Welcome to the Indiana University Maurer School of Law Access to Justice Program. AJP encourages law students and recent graduates to provide legal assistance to low-income individuals, both while in law school and after graduation.
The Maurer School of Law has adopted an aspirational goal for students of 60 hours of pro bono work during their three years of law school (twenty hours per year). The school has adopted the ABA definition of pro bono, which includes law-related services without compensation of either income or academic credit.
Students participate in pro bono services because it is rewarding and it provides practical skills. "Pro bono work is an opportunity for me to apply what I'm learning in a meaningful and interesting way," said Margot Newman, JD'15, who assists indigent criminal defendants and inmates. "I am able to provide legal assistance to persons who have very little or no access to otherwise to legal resources."
AJP organizes a full schedule of events to make achieving the aspirational goal for pro bono service feasible. Starting in the fall, AJP holds a Pro Bono Fair, at which community organizations come to the law school to educate students about and recruit students for volunteer positions. AJP also conducts ethics training for students beginning their pro bono service.
Each February, AJP and the Office of Career and Professional Development sponsor two students to attend the Norman Amaker Midwest Public Interest Law Retreat, hosted by Loyola School of Law (Chicago). The Amaker Retreat unites students, law faculty, and practitioners in exploring up-and-coming social justice issues as well as career development. "We need to be encouraged to help, and I'm truly thankful that the Amaker retreat reminded me of this simple yet important message," said Amanda Stephens, JD'14, who attended the 2013 retreat.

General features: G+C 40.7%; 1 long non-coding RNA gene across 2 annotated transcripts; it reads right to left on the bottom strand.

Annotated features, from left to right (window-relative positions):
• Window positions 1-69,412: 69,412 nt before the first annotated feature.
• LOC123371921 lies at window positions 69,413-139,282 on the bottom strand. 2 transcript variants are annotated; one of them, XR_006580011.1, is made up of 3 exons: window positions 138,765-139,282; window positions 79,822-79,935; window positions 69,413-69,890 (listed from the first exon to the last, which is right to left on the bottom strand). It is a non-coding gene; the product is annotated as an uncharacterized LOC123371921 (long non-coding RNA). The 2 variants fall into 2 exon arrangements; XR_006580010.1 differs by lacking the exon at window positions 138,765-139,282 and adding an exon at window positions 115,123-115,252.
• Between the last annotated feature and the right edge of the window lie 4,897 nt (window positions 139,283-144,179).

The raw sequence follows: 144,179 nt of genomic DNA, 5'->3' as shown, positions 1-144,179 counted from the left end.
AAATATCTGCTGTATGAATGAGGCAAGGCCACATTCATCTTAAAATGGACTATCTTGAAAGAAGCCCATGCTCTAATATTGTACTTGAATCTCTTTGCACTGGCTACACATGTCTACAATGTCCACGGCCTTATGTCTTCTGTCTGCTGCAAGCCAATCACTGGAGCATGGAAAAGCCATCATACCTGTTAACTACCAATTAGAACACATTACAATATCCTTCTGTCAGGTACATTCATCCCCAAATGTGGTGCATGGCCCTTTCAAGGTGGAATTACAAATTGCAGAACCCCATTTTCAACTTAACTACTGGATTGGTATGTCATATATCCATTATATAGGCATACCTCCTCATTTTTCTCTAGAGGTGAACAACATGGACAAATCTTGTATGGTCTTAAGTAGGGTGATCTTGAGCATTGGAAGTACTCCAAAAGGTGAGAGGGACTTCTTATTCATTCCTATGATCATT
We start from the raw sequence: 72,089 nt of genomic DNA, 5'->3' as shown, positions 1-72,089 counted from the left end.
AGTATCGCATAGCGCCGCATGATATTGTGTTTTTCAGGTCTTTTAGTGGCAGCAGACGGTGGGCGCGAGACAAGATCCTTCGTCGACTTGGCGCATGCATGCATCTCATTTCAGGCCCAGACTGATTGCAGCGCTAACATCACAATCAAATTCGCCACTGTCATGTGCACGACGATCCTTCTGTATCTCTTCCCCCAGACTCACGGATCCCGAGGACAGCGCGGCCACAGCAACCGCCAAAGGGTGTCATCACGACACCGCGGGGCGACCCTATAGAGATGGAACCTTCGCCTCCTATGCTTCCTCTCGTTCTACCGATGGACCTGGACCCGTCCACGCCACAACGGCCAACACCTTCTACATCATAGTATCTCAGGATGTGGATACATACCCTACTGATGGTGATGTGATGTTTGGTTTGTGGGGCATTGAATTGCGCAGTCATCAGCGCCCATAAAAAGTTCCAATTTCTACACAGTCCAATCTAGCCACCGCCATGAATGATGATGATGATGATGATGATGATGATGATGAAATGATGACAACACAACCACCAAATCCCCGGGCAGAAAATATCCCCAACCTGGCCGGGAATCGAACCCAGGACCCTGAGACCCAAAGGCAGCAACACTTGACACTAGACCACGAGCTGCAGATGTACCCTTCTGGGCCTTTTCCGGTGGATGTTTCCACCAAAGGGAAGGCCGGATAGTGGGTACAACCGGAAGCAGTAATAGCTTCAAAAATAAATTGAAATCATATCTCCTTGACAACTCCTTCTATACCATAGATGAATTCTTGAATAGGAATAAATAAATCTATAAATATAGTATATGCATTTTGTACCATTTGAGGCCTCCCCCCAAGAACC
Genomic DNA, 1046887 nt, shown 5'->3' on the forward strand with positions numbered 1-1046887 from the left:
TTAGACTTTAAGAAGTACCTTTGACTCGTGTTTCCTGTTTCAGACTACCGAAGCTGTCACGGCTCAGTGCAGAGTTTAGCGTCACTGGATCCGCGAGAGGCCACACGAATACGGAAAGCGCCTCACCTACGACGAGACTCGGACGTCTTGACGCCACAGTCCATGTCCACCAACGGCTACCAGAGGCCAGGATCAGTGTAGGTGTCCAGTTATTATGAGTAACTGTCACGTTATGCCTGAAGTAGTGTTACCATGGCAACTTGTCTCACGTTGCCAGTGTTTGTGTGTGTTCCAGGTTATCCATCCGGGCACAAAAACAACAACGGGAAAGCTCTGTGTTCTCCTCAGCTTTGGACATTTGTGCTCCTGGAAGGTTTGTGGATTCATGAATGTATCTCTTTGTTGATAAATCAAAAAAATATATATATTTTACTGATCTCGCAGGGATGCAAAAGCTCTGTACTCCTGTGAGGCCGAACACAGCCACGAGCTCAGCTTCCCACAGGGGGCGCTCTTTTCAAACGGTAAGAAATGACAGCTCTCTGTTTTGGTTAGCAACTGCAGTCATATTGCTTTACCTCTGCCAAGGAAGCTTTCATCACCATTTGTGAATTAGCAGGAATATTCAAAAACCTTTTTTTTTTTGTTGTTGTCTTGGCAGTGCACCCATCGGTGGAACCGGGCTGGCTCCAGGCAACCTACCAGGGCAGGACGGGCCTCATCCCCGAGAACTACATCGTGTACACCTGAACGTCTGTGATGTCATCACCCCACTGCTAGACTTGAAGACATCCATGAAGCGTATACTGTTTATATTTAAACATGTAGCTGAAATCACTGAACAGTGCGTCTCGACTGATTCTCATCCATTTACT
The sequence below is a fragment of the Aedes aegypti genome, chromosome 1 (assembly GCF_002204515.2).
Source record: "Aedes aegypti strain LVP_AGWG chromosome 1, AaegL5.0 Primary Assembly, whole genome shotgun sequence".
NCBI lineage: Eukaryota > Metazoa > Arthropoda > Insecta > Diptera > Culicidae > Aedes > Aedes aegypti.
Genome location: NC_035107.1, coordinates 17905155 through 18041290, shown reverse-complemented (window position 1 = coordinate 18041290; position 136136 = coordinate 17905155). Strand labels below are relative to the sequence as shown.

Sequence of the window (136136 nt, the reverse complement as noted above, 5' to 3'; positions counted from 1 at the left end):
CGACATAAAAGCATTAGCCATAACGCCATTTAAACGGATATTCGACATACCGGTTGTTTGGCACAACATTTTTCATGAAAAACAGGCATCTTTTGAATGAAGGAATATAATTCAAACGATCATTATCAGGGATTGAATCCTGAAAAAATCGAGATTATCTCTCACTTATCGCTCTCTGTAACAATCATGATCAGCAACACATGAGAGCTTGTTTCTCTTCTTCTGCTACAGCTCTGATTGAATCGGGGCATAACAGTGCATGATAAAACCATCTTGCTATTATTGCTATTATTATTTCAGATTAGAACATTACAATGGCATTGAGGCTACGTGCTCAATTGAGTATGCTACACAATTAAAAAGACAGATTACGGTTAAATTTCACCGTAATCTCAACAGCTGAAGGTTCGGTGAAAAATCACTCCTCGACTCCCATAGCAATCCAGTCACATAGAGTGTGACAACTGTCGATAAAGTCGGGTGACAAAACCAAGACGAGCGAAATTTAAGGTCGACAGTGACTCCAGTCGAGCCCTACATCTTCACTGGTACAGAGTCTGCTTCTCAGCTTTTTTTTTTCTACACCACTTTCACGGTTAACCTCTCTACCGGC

Throughout the school year, AJP also organizes events and brings in speakers to raise awareness of public interest opportunities and provide students with information regarding careers in the public interest sector. In November 2013, AJP invited Professor Luz Herrera, who spoke of her personal journey building a low- and moderate-income based community law practice in California. AJP also facilitates a round table discussion each semester among the student pro bono groups and works with OCPD to assist students applying for post-graduation public interest fellowships.
AJP recognizes the student from each JD class who has dedicated the most hours to pro bono work during the previous school year and summer. AJP encourages students to report their pro bono hours during the school year, as these numbers determine award winners. For more information on reporting your pro bono hours, e-mail email@example.com.
Each year, two pro bono fellows, sponsored by Faegre Baker Daniels LLP, coordinate AJP's activities. The current fellows are Megan Boelstler, JD'14, and Kayleen Glaser, JD'15.
You may contact AJP at firstname.lastname@example.org. Please do not send us any confidential or personal information. AJP is not your lawyer, AJP does not represent anyone, and AJP cannot give you legal advice. If you are looking for free or low-cost legal representation, please visit “Find a Legal Aid Provider” at www.in.gov/judiciary/probono/2343.htm.
Projects are another way for Indiana Law students to gain valuable practice experience with less of a time commitment than clinics, externships, and practicums. Projects are especially good opportunities for 1Ls because of their more limited scope and time commitment. Academic credit is not granted for participation in a project.